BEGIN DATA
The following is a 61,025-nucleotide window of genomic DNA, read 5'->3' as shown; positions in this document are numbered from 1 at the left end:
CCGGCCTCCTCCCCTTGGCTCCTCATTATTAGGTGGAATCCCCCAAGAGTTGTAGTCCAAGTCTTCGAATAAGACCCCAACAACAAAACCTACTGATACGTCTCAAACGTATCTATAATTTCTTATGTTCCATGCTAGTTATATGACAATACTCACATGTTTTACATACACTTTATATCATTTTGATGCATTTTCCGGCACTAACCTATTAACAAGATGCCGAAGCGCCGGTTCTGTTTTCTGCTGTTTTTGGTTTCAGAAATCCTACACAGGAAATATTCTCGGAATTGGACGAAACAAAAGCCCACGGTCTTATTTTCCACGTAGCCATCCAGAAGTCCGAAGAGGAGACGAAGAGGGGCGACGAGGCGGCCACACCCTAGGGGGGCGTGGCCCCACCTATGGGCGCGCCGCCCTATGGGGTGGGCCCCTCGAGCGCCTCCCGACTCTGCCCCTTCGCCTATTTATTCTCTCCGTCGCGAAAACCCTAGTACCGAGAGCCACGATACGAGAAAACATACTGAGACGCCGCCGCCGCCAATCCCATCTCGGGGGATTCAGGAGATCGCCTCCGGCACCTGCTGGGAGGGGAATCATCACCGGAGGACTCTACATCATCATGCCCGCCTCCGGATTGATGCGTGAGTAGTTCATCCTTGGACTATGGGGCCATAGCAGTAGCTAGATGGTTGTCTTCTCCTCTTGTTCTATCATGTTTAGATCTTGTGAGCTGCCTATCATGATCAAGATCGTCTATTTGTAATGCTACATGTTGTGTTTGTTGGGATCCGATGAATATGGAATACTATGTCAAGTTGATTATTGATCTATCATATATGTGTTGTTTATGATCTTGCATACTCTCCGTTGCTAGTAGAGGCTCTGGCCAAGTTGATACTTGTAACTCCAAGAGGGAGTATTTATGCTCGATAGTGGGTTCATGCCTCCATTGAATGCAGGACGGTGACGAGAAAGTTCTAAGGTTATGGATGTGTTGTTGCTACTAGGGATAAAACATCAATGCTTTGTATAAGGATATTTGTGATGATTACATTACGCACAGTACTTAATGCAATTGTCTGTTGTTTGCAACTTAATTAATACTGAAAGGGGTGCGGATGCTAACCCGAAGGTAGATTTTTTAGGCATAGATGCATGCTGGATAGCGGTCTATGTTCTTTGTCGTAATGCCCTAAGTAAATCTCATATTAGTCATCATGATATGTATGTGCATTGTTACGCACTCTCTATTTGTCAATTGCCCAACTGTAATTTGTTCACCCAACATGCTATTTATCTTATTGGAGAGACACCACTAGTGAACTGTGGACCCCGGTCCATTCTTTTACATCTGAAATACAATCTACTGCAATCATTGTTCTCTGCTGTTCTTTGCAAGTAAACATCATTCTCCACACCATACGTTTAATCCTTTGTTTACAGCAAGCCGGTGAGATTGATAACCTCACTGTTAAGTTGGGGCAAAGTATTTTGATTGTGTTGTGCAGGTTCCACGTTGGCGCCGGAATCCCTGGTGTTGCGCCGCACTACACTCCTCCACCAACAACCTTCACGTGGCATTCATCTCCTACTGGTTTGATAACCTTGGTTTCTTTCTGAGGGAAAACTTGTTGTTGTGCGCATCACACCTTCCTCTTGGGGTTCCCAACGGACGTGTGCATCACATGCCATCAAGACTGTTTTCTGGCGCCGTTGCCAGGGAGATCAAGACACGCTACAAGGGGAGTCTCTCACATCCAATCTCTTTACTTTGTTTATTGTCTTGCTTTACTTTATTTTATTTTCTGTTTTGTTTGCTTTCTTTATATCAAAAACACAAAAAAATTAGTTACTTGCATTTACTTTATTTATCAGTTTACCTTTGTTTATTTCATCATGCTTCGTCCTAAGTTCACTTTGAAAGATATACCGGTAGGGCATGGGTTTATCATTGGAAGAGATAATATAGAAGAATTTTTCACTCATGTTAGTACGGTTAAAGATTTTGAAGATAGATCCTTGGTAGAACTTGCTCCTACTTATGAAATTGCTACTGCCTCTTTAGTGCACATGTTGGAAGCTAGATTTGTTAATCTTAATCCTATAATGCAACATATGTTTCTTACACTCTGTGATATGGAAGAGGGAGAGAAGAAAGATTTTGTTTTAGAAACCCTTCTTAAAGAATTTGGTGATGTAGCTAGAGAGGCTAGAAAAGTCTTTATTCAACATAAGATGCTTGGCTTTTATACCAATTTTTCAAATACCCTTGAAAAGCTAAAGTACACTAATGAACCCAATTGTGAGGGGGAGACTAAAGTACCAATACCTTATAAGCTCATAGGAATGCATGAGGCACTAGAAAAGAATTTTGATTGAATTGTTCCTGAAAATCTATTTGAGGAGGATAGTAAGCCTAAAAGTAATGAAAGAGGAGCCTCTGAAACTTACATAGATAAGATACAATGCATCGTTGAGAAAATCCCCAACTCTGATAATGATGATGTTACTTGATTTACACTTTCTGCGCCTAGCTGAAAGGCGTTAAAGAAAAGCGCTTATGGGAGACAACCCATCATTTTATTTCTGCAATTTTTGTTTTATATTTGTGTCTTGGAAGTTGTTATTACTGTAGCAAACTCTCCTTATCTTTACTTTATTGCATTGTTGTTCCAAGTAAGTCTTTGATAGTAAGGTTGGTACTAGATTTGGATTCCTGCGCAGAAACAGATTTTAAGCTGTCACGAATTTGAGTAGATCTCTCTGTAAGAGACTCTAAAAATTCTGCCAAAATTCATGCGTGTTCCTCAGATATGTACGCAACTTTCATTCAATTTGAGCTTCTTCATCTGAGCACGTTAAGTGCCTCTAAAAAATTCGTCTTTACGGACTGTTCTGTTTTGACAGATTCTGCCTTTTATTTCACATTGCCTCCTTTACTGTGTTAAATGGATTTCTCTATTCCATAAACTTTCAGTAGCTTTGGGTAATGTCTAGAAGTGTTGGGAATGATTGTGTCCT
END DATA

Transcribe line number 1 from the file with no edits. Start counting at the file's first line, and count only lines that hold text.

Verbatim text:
The following is a 61,025-nucleotide window of genomic DNA, read 5'->3' as shown; positions in this document are numbered from 1 at the left end: